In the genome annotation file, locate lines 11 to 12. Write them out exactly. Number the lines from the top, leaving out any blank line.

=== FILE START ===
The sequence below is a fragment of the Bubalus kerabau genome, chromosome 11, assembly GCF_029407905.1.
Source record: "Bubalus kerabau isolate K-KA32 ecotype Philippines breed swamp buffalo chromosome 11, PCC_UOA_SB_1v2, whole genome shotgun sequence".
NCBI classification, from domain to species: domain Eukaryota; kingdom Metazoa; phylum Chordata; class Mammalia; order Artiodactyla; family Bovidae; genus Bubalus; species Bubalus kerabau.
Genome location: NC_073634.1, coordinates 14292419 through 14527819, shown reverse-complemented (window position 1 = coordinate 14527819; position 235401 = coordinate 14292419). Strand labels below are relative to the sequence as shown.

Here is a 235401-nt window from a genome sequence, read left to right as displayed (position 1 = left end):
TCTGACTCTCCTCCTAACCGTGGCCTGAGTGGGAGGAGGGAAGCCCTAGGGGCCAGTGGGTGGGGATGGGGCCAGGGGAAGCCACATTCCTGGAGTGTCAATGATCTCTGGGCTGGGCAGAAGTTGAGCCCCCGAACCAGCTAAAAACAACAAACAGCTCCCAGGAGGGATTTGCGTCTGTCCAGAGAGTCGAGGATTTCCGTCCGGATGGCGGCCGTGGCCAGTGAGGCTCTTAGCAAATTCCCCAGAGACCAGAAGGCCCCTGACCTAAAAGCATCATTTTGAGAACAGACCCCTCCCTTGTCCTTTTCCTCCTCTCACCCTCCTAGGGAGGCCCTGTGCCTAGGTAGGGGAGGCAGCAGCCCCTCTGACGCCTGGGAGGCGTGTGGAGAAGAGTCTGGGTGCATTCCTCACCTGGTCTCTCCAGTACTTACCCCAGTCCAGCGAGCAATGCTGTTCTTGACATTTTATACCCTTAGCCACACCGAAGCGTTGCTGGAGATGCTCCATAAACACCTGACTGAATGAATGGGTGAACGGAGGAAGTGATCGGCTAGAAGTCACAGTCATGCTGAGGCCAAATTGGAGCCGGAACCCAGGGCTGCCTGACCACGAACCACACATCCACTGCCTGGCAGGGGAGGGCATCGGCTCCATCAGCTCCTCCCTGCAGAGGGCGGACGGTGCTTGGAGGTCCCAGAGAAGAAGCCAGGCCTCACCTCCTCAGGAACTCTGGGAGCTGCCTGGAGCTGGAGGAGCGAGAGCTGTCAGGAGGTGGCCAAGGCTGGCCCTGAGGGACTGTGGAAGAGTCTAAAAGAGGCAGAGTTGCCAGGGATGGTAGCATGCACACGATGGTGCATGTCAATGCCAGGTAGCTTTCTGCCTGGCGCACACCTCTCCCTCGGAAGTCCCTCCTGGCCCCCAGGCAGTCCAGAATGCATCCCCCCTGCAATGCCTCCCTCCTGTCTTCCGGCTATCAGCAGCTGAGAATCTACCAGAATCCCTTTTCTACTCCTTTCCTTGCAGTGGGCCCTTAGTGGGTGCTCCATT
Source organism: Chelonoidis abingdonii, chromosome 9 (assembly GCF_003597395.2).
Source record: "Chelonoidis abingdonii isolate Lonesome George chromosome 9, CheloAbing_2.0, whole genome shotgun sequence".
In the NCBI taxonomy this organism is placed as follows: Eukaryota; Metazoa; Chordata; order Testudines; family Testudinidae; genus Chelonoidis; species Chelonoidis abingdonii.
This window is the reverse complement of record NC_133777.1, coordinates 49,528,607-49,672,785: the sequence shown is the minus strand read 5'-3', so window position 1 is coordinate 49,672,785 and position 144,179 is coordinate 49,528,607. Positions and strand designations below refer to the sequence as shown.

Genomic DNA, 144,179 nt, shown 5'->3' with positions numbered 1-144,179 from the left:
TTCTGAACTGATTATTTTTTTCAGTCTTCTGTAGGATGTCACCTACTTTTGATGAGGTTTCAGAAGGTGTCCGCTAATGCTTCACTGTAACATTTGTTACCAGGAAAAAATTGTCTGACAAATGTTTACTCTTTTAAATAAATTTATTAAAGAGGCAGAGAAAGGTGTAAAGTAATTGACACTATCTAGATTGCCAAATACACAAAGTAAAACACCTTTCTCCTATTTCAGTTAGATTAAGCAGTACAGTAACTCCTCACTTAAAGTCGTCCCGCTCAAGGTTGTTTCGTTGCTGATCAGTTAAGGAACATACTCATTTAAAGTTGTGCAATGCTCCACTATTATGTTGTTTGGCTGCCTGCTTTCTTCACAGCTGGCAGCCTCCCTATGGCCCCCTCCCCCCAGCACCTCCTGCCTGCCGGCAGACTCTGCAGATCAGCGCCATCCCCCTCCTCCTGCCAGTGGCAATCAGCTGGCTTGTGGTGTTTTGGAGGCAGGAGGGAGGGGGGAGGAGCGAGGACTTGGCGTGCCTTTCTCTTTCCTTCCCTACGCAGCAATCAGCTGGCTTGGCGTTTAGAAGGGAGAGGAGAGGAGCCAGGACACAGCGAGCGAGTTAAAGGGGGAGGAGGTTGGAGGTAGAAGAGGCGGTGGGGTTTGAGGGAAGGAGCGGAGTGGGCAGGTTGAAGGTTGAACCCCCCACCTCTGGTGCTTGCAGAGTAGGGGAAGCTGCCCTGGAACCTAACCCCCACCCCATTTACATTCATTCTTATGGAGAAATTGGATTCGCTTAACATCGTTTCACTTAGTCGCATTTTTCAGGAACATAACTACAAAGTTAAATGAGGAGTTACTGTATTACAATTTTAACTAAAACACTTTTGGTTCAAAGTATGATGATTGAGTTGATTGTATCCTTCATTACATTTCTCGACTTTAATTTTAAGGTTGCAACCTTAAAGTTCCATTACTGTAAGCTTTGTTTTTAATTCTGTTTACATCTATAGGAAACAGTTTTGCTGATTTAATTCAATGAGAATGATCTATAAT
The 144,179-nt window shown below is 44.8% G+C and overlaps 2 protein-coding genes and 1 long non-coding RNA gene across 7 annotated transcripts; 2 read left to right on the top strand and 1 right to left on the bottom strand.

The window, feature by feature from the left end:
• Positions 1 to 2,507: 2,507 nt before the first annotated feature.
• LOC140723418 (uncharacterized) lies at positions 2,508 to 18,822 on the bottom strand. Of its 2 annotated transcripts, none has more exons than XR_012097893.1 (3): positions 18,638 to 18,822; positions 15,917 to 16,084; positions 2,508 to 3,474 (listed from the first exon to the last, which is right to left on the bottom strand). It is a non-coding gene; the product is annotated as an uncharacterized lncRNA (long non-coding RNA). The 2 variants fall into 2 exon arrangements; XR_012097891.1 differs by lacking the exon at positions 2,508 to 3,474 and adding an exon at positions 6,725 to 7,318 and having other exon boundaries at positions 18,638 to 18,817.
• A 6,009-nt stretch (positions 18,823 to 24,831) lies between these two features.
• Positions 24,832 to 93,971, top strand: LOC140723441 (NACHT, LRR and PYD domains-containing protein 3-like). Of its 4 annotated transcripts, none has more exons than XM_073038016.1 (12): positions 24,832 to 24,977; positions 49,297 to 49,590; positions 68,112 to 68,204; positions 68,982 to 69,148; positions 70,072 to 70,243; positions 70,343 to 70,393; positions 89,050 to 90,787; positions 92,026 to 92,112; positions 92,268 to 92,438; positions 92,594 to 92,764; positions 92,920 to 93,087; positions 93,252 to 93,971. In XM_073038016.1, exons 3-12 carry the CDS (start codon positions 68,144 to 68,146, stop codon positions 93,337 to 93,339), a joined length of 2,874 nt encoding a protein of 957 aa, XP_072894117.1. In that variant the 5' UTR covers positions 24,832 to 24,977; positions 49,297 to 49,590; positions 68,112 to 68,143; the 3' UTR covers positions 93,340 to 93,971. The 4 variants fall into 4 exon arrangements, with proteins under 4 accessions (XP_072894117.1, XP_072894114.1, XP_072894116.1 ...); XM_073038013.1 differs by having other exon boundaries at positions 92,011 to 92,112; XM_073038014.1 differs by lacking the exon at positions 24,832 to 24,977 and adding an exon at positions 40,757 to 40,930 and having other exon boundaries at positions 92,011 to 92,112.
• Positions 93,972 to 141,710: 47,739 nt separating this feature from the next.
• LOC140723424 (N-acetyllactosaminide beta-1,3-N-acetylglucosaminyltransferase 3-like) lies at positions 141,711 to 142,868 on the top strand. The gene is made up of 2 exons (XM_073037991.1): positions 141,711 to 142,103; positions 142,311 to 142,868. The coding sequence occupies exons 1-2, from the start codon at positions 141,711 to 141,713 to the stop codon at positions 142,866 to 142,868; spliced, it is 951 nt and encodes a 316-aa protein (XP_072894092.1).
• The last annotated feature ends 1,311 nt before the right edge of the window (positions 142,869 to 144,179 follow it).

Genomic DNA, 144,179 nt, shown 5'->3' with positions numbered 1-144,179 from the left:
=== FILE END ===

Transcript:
Genomic DNA, 144,179 nt, shown 5'->3' with positions numbered 1-144,179 from the left:
TTCTGAACTGATTATTTTTTTCAGTCTTCTGTAGGATGTCACCTACTTTTGATGAGGTTTCAGAAGGTGTCCGCTAATGCTTCACTGTAACATTTGTTACCAGGAAAAAATTGTCTGACAAATGTTTACTCTTTTAAATAAATTTATTAAAGAGGCAGAGAAAGGTGTAAAGTAATTGACACTATCTAGATTGCCAAATACACAAAGTAAAACACCTTTCTCCTATTTCAGTTAGATTAAGCAGTACAGTAACTCCTCACTTAAAGTCGTCCCGCTCAAGGTTGTTTCGTTGCTGATCAGTTAAGGAACATACTCATTTAAAGTTGTGCAATGCTCCACTATTATGTTGTTTGGCTGCCTGCTTTCTTCACAGCTGGCAGCCTCCCTATGGCCCCCTCCCCCCAGCACCTCCTGCCTGCCGGCAGACTCTGCAGATCAGCGCCATCCCCCTCCTCCTGCCAGTGGCAATCAGCTGGCTTGTGGTGTTTTGGAGGCAGGAGGGAGGGGGGAGGAGCGAGGACTTGGCGTGCCTTTCTCTTTCCTTCCCTACGCAGCAATCAGCTGGCTTGGCGTTTAGAAGGGAGAGGAGAGGAGCCAGGACACAGCGAGCGAGTTAAAGGGGGAGGAGGTTGGAGGTAGAAGAGGCGGTGGGGTTTGAGGGAAGGAGCGGAGTGGGCAGGTTGAAGGTTGAACCCCCCACCTCTGGTGCTTGCAGAGTAGGGGAAGCTGCCCTGGAACCTAACCCCCACCCCATTTACATTCATTCTTATGGAGAAATTGGATTCGCTTAACATCGTTTCACTTAGTCGCATTTTTCAGGAACATAACTACAAAGTTAAATGAGGAGTTACTGTATTACAATTTTAACTAAAACACTTTTGGTTCAAAGTATGATGATTGAGTTGATTGTATCCTTCATTACATTTCTCGACTTTAATTTTAAGGTTGCAACCTTAAAGTTCCATTACTGTAAGCTTTGTTTTTAATTCTGTTTACATCTATAGGAAACAGTTTTGCTGATTTAATTCAATGAGAATGATCTATAAT